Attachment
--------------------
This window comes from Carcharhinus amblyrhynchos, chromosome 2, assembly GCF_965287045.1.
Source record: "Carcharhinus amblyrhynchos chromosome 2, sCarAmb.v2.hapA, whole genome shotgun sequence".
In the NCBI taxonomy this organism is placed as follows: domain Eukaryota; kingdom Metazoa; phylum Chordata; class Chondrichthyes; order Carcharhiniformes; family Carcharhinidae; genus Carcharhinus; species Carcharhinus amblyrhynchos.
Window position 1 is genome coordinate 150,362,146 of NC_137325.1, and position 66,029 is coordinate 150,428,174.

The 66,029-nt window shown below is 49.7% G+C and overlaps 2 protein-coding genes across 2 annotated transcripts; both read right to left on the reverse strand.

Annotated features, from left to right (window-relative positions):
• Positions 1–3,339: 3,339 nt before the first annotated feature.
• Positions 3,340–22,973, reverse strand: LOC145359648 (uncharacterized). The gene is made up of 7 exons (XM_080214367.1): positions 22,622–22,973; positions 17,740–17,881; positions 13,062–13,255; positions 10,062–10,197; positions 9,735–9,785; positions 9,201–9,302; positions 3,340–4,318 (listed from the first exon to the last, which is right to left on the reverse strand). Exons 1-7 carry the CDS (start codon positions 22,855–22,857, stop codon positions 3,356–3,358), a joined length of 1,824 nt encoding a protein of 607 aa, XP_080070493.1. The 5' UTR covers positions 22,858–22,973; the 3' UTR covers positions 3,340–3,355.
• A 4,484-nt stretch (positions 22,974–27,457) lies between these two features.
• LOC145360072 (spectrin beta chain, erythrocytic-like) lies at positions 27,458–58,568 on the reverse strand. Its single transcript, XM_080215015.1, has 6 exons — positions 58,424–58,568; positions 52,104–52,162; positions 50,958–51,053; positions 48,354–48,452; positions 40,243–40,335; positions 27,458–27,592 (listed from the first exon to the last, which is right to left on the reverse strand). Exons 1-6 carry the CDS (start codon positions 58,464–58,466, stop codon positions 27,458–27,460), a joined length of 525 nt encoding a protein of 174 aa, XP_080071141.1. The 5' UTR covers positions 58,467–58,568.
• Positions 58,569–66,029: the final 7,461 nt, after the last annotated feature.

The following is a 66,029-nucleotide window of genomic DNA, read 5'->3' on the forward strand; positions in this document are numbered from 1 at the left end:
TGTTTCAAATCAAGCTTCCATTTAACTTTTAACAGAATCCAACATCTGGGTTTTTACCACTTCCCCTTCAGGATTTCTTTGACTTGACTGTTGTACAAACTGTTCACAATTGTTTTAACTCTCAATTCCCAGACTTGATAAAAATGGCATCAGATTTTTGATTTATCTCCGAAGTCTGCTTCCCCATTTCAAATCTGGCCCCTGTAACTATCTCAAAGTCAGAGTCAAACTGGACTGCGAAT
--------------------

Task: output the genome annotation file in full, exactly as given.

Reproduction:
This window comes from Carcharhinus amblyrhynchos, chromosome 2, assembly GCF_965287045.1.
Source record: "Carcharhinus amblyrhynchos chromosome 2, sCarAmb.v2.hapA, whole genome shotgun sequence".
In the NCBI taxonomy this organism is placed as follows: domain Eukaryota; kingdom Metazoa; phylum Chordata; class Chondrichthyes; order Carcharhiniformes; family Carcharhinidae; genus Carcharhinus; species Carcharhinus amblyrhynchos.
Window position 1 is genome coordinate 150,362,146 of NC_137325.1, and position 66,029 is coordinate 150,428,174.

The 66,029-nt window shown below is 49.7% G+C and overlaps 2 protein-coding genes across 2 annotated transcripts; both read right to left on the reverse strand.

Annotated features, from left to right (window-relative positions):
• Positions 1–3,339: 3,339 nt before the first annotated feature.
• Positions 3,340–22,973, reverse strand: LOC145359648 (uncharacterized). The gene is made up of 7 exons (XM_080214367.1): positions 22,622–22,973; positions 17,740–17,881; positions 13,062–13,255; positions 10,062–10,197; positions 9,735–9,785; positions 9,201–9,302; positions 3,340–4,318 (listed from the first exon to the last, which is right to left on the reverse strand). Exons 1-7 carry the CDS (start codon positions 22,855–22,857, stop codon positions 3,356–3,358), a joined length of 1,824 nt encoding a protein of 607 aa, XP_080070493.1. The 5' UTR covers positions 22,858–22,973; the 3' UTR covers positions 3,340–3,355.
• A 4,484-nt stretch (positions 22,974–27,457) lies between these two features.
• LOC145360072 (spectrin beta chain, erythrocytic-like) lies at positions 27,458–58,568 on the reverse strand. Its single transcript, XM_080215015.1, has 6 exons — positions 58,424–58,568; positions 52,104–52,162; positions 50,958–51,053; positions 48,354–48,452; positions 40,243–40,335; positions 27,458–27,592 (listed from the first exon to the last, which is right to left on the reverse strand). Exons 1-6 carry the CDS (start codon positions 58,464–58,466, stop codon positions 27,458–27,460), a joined length of 525 nt encoding a protein of 174 aa, XP_080071141.1. The 5' UTR covers positions 58,467–58,568.
• Positions 58,569–66,029: the final 7,461 nt, after the last annotated feature.

The following is a 66,029-nucleotide window of genomic DNA, read 5'->3' on the forward strand; positions in this document are numbered from 1 at the left end:
TGTTTCAAATCAAGCTTCCATTTAACTTTTAACAGAATCCAACATCTGGGTTTTTACCACTTCCCCTTCAGGATTTCTTTGACTTGACTGTTGTACAAACTGTTCACAATTGTTTTAACTCTCAATTCCCAGACTTGATAAAAATGGCATCAGATTTTTGATTTATCTCCGAAGTCTGCTTCCCCATTTCAAATCTGGCCCCTGTAACTATCTCAAAGTCAGAGTCAAACTGGACTGCGAAT